Writer and director David Lowery (whom we interviewed after his 2013 film Ain't Them Bodies Saints) is a great match for this reimagining of the classic Disney children's story. It's still got Pete and a dragon named Elliott who can become invisible, but with Lowery's touch the film is less camp, more wonder. Pete is no longer a runaway; instead, he's an orphan, his story told in a heartwrenching prelude. The adult characters (played by Robert Redford, Bryce Dallas Howard, Karl Urban, and Wes Bentley) are still largely stock and two-dimensional, but in a way that recalls old live-action Disney films.
To understand why Lowery is such a great match for the story, it's worth revisiting his 2009 film St. Nick, in which a brother and sister run away from home and live in an abandoned house. It's a work of realism that is still infused with magic: the games of make-believe and the pleasure of playing house is filtered through the children's eyes. We sympathize with them and grow to see the world through their eyes, which means when reality intrudes, it's sharper and more stunning. The same thing happens in Ain't Them Bodies Saints (though the pair are just young, not children), and here again in Pete's Dragon, and it's an effective method for drawing the audience into the emotional landscape.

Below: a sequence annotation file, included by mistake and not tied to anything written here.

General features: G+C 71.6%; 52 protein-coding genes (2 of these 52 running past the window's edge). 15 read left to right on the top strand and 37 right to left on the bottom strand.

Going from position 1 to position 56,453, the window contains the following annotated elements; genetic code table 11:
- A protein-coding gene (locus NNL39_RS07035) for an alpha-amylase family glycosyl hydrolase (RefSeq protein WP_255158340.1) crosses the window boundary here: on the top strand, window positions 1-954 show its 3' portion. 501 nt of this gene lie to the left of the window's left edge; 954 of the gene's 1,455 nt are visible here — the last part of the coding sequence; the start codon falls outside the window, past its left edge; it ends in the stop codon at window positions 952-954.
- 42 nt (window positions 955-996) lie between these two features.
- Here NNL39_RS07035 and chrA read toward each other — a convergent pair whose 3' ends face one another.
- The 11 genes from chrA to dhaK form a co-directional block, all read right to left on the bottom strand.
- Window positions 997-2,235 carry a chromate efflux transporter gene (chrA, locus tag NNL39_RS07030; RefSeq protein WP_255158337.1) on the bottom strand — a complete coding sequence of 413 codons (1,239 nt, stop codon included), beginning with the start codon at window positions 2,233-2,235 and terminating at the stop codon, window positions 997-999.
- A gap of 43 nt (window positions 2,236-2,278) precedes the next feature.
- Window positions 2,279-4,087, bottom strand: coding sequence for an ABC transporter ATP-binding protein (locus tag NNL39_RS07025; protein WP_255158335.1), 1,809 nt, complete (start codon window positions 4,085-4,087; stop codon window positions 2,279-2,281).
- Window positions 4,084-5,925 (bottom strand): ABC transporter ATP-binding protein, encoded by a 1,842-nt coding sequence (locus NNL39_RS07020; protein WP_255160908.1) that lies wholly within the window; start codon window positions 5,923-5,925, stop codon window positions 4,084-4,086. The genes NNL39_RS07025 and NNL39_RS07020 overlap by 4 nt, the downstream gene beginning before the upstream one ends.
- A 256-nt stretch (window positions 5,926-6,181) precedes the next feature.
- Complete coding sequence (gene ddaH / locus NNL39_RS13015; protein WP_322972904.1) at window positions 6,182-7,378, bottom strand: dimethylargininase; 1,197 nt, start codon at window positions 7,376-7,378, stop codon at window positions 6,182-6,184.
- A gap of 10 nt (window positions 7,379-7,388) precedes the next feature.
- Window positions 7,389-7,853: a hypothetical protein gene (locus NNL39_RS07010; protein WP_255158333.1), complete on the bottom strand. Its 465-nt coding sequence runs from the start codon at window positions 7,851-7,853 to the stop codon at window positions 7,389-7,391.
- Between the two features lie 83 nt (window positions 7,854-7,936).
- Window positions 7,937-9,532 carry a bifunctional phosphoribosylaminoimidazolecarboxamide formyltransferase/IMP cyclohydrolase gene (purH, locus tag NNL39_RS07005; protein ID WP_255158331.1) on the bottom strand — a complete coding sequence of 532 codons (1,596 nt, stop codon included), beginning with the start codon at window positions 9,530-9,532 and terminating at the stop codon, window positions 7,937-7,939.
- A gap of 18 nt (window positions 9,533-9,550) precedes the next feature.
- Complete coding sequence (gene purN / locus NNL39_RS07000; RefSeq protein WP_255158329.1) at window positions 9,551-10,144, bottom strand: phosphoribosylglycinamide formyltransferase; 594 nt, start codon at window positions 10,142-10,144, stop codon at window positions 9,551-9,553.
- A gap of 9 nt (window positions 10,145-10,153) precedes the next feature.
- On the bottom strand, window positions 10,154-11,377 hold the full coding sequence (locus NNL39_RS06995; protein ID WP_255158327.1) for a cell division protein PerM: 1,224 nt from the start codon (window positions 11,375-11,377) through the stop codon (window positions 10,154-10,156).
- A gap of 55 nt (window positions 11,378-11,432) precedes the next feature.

Pete's Dragon fits oddly well into a little sub-genre of children's films this summer, about orphans (or children separated from their parents) in search of a family—that includes Finding Dory, The BFG, and another Disney remake, Jungle Book; even Stranger Things fits the pattern. It's a familiar story, to be sure: the old axiom that you have to get rid of the parents in order for kids to have an adventure is an axiom for good reason. (Think of most Disney films.)
But the similarities are particularly striking this summer, and Pete's Dragon is in some ways the simplest and most childlike, lacking even the fart jokes of its nearest neighbor, The BFG. But that's fine. Elliott the dragon is rendered essentially as a huge, furry, winged puppy, and he's the most expressive actor in the film. It's an uplifting tearjerker, and deserving of your box-office dollars. (I saw it in 3-D, and liked it.)
Alissa Wilkinson is Christianity Today’s critic at large and an associate professor of English and humanities at The King’s College in New York City. She is co-author, with Robert Joustra, of How to Survive the Apocalypse: Zombies, Cylons, Faith, and Politics at the End of the World(Eerdmans). She tweets @alissamarie.
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